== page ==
Please take a few minutes to vote today — even though this seems like a no-brainer (especially since both incumbents have, according to sources, been doing a good job). With a low-turnout election like this, it's always possible for write-in candidates to slip in, and remember that the Water District is a quasi-municipal agency with taxing authority.

Of the Board's seven seats, the positions of one (1) Moderator and one (1) Treasurer are up for election.

Running for the position of Moderator is incumbent Ronald L. Molleur of 15 Molleur Rd.

Running for the position of Treasurer is incumbent Allen J. Shers of 40 Roger Williams Ct.

As required by the recent change in State Law, voters will be required to show identification to vote in the District’s election.

Editorial note: Written from a news release.

Tags: 
02871, Localblogging, pwfd

Portsmouth Water District elections June 8

The Portsmouth Water and Fire District will hold its annual election of officers on Wednesday, June 08, 2016 at the District's main office at 1944 East Main Road. The polls will open at 7:00 AM and close at 8:00 PM.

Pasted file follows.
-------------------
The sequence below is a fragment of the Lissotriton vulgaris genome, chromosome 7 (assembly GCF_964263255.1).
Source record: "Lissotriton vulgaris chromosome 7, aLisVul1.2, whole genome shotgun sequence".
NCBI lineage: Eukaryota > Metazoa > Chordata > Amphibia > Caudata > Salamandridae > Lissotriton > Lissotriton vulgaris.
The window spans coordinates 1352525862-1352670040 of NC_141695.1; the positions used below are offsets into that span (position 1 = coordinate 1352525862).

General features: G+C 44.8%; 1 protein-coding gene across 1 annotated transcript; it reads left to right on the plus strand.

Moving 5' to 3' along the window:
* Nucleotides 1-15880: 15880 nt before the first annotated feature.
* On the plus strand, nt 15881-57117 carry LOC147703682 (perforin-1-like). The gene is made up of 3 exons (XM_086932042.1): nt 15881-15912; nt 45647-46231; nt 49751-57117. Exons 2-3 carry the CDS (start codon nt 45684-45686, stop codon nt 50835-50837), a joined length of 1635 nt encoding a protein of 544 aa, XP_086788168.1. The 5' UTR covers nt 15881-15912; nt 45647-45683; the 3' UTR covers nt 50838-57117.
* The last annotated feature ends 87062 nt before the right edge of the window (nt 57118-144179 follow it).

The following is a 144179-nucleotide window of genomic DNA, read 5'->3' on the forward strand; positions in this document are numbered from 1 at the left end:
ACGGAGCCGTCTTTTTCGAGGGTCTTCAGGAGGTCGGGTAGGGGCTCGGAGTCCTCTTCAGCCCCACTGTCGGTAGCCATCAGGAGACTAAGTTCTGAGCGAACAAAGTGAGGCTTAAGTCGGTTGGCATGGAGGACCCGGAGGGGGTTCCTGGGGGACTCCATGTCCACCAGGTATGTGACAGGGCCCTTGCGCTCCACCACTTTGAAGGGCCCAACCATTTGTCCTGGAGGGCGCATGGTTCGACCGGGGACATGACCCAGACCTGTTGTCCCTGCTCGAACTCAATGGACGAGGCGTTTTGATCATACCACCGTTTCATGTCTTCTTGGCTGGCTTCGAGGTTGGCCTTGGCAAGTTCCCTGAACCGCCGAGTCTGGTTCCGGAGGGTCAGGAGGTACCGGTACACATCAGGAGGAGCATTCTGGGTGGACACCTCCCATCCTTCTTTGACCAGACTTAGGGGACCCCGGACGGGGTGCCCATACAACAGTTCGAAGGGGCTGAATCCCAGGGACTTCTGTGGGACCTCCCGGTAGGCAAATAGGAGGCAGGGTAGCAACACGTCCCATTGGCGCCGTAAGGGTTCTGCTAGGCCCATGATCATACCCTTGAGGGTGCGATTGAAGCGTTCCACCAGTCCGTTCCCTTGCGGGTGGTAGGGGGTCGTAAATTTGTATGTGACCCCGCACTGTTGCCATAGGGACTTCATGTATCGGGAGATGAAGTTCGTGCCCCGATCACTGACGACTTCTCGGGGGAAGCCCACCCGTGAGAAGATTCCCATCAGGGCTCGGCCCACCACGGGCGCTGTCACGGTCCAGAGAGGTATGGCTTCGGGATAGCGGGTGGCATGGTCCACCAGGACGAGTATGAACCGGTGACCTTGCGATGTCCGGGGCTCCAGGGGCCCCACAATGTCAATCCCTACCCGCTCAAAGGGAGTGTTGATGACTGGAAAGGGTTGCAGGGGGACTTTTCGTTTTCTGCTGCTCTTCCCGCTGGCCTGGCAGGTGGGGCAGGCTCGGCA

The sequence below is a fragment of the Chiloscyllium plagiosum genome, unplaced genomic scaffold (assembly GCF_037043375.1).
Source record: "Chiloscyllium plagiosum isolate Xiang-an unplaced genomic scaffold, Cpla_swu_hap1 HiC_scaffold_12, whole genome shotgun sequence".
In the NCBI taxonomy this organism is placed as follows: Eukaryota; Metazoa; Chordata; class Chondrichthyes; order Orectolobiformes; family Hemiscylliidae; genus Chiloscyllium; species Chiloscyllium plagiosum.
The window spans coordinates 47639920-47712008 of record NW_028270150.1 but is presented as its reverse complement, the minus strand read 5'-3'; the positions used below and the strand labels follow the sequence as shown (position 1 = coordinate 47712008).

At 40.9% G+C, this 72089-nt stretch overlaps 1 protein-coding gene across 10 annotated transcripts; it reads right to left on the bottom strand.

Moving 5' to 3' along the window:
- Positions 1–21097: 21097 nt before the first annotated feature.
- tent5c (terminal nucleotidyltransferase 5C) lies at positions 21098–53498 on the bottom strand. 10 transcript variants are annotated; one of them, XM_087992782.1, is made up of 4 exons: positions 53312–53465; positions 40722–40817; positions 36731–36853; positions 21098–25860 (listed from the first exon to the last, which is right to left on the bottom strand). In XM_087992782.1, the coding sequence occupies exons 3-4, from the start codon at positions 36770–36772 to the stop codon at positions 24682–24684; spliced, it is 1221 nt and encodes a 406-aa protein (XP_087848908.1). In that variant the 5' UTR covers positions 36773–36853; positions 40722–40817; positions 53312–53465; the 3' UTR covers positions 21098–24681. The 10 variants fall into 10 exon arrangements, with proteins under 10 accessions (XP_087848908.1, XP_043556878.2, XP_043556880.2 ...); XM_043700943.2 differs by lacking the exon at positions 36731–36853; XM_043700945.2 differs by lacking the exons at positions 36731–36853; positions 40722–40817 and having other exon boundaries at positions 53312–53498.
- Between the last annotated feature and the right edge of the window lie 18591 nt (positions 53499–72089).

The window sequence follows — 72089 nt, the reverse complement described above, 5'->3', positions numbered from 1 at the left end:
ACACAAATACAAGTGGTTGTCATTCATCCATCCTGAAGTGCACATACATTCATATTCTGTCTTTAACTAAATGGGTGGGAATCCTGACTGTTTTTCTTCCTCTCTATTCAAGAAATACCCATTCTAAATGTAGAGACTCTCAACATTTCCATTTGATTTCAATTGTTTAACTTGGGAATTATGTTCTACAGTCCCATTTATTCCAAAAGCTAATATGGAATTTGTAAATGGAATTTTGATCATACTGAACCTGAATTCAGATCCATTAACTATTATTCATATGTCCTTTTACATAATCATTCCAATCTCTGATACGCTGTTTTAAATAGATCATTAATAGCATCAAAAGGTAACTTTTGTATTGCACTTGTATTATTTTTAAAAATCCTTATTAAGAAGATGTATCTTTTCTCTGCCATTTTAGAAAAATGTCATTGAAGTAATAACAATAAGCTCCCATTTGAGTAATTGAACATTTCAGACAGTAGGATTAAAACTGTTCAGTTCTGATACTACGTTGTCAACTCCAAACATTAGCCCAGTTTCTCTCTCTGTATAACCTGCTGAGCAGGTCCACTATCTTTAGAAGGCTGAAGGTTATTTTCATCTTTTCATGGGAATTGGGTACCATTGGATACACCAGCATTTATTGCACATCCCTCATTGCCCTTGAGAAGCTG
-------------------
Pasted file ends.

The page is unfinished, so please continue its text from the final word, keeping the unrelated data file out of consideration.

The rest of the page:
Of the Board's seven seats, the positions of one (1) Moderator and one (1) Treasurer are up for election.

Running for the position of Moderator is incumbent Ronald L. Molleur of 15 Molleur Rd.

Running for the position of Treasurer is incumbent Allen J. Shers of 40 Roger Williams Ct.

As required by the recent change in State Law, voters will be required to show identification to vote in the District’s election.

Editorial note: Written from a news release.

Tags: 
02871, Localblogging, pwfd, Elections

Rep. Canario school bus driver training legislation passes House

16may11_canario.jpgPortsmouth Rep. Dennis Canario’s legislation (H8082) that requires school bus drivers’ annual training include the National Highway Traffic Safety Administration’s school bus driver in-service training series was passed by the House of Representatives tonight, according to a state house news release. The legislation now heads to the Senate for consideration.